UTAH STATE PRISON — When he was first arrested 20 years ago, Thomas Albert Rebillot claimed the shooting death of 23-year-old Mikelle Leigh Caldwell was an accident.
But during his first parole hearing at the Utah State Prison, Rebillot — who at one time faced a potential death sentence if convicted — admitted the shooting was no accident.
“I remember just walking in the house and seeing her laying on the chair, and when she was laying there I walked in and shot her,” Rebillot said in a recording of his parole hearing on Dec. 10.
On May 21, 1999, Rebillot shot and killed Caldwell, who was known then as Mikelle Cannon, inside her home west of Ogden while her two young children were present. He maintained throughout his court case that the shooting was an accident and was originally charged with negligent homicide, a misdemeanor.
But that charge was later dropped. And following an 18-month investigation by the Weber County Sheriff’s Office, prosecutors refiled a charge of capital murder, meaning Rebillot was eligible for the death penalty if convicted. According to the charges, Rebillot killed Caldwell because he believed she was a police informant.
In 2001, Rebillot accepted a plea deal, pleading guilty to murder, and was sentenced to up to life in prison in exchange for being spared the death penalty.
On Dec. 10, Rebillot, now 47, from Ogden, went before a member of the Utah Board of Pardons and Parole for the first time. Board member Clark Harms conducted the hearing.
In recounting what was happening with his life in 1999, Rebillot, who already had a serious criminal history and had served time in prison prior to the shooting, said he was “addicted to methamphetamines and just running wild.”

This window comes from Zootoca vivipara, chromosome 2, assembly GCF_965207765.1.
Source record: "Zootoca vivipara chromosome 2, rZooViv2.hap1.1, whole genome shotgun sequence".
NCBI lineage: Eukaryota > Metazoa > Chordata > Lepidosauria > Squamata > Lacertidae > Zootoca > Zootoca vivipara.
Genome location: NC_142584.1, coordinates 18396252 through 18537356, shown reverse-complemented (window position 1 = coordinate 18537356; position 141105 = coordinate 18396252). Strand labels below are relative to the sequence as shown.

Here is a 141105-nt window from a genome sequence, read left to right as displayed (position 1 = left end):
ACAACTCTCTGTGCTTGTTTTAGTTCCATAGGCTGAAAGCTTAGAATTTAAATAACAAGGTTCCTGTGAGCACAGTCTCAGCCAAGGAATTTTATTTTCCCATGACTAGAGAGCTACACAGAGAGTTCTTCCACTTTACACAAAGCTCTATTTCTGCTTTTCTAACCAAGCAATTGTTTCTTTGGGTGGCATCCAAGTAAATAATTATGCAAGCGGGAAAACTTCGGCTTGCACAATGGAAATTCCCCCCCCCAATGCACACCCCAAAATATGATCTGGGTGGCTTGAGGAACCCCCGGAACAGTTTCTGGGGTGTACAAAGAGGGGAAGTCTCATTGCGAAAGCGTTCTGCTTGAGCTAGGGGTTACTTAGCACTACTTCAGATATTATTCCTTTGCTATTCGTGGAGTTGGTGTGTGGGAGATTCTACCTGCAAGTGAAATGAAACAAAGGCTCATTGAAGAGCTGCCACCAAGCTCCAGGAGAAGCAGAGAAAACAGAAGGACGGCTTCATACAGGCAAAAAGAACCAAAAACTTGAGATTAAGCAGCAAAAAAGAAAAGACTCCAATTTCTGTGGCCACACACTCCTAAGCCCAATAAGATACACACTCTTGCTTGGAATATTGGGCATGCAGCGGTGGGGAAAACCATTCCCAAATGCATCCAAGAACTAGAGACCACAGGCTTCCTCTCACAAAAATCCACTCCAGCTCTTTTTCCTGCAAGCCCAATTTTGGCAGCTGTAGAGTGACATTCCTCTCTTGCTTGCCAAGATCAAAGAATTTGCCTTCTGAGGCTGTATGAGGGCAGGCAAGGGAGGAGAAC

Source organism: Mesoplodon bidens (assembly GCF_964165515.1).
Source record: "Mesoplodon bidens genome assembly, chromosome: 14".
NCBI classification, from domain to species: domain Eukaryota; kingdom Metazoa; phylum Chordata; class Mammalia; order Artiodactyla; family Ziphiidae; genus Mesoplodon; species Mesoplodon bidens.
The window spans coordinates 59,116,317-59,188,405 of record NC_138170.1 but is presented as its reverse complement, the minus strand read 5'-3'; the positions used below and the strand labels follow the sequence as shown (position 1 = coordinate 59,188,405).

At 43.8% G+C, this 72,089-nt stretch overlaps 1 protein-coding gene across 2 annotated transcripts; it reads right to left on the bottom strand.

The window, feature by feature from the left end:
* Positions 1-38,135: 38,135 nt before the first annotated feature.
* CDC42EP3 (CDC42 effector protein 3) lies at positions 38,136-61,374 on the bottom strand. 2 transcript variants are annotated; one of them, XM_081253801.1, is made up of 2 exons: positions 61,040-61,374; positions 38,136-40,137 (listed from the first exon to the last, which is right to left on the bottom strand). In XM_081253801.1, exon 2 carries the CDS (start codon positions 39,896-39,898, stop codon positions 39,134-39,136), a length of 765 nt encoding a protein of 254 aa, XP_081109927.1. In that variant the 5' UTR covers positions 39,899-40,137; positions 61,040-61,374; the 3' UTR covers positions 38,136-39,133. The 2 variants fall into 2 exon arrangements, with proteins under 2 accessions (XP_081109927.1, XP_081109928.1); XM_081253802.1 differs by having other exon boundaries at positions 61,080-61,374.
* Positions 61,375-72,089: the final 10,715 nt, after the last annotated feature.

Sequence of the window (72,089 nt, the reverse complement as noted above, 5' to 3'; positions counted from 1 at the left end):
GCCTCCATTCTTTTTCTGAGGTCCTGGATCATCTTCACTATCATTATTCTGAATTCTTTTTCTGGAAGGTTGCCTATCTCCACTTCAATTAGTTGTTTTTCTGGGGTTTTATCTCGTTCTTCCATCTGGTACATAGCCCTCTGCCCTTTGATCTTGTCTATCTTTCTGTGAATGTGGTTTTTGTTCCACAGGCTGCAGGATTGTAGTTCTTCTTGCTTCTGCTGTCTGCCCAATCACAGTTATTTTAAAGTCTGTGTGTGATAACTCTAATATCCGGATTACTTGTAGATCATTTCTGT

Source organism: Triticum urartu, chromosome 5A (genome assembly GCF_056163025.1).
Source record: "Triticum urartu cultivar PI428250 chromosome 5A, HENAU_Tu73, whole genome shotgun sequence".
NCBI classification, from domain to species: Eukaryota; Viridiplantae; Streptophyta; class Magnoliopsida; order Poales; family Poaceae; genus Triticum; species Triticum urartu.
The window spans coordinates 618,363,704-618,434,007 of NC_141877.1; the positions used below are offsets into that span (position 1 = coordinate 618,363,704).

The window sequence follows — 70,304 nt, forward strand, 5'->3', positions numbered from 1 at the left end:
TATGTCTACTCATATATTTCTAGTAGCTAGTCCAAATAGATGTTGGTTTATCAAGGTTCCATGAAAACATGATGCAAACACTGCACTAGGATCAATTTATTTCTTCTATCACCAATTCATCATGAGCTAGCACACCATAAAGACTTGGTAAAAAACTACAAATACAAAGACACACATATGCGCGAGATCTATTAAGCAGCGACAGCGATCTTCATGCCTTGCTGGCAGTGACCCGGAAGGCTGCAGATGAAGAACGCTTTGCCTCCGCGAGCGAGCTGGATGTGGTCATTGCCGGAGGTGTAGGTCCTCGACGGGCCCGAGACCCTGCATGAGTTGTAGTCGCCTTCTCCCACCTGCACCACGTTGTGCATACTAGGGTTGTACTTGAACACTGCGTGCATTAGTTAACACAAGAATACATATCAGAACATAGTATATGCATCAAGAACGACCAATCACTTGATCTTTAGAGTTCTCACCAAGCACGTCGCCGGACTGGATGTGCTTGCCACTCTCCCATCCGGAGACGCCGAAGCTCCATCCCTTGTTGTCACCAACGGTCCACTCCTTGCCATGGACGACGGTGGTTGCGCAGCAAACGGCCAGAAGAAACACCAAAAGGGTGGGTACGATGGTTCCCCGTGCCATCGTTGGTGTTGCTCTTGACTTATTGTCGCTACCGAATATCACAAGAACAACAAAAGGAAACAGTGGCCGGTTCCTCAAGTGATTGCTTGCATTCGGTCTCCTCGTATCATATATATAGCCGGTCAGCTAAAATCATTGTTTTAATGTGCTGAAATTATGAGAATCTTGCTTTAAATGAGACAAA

“I don’t really have an excuse for what I did. I was strung out on drugs and just didn’t really care about much,” he said. “At that point and time in my life I didn’t care. I was a different person than I am now.”
Rebillot said he started using meth the day he got out of prison for his previous offense.
Rebillot had known Caldwell for about a month before killing her. He said he had confronted her previously about allegedly being a narc and admitted he was angry about it.
On the day of the murder, Rebillot said he went to her house to fix a car, but brought a gun with him.
“Did you go over there to kill her?” Harms asked him directly.
“That was not the intent at first,” Rebillot replied.
“When did that turn into the intent?”
“When I walked into the house, and originally I walked in just to bring the gun in. And I remember just getting angry seeing her and talking to her, and I shot her.”
When Harms asked Rebillot if he ever thinks about his victim, he said yes — daily.
“I wish I could take back what I did. There are no words that can ever describe how I feel or change anything that I did. But I am sorry. I know that doesn’t mean anything to her family. But I do regret my actions,” he said.
Since being in prison, Rebillot has earned both his high school diploma and a college associate’s degree.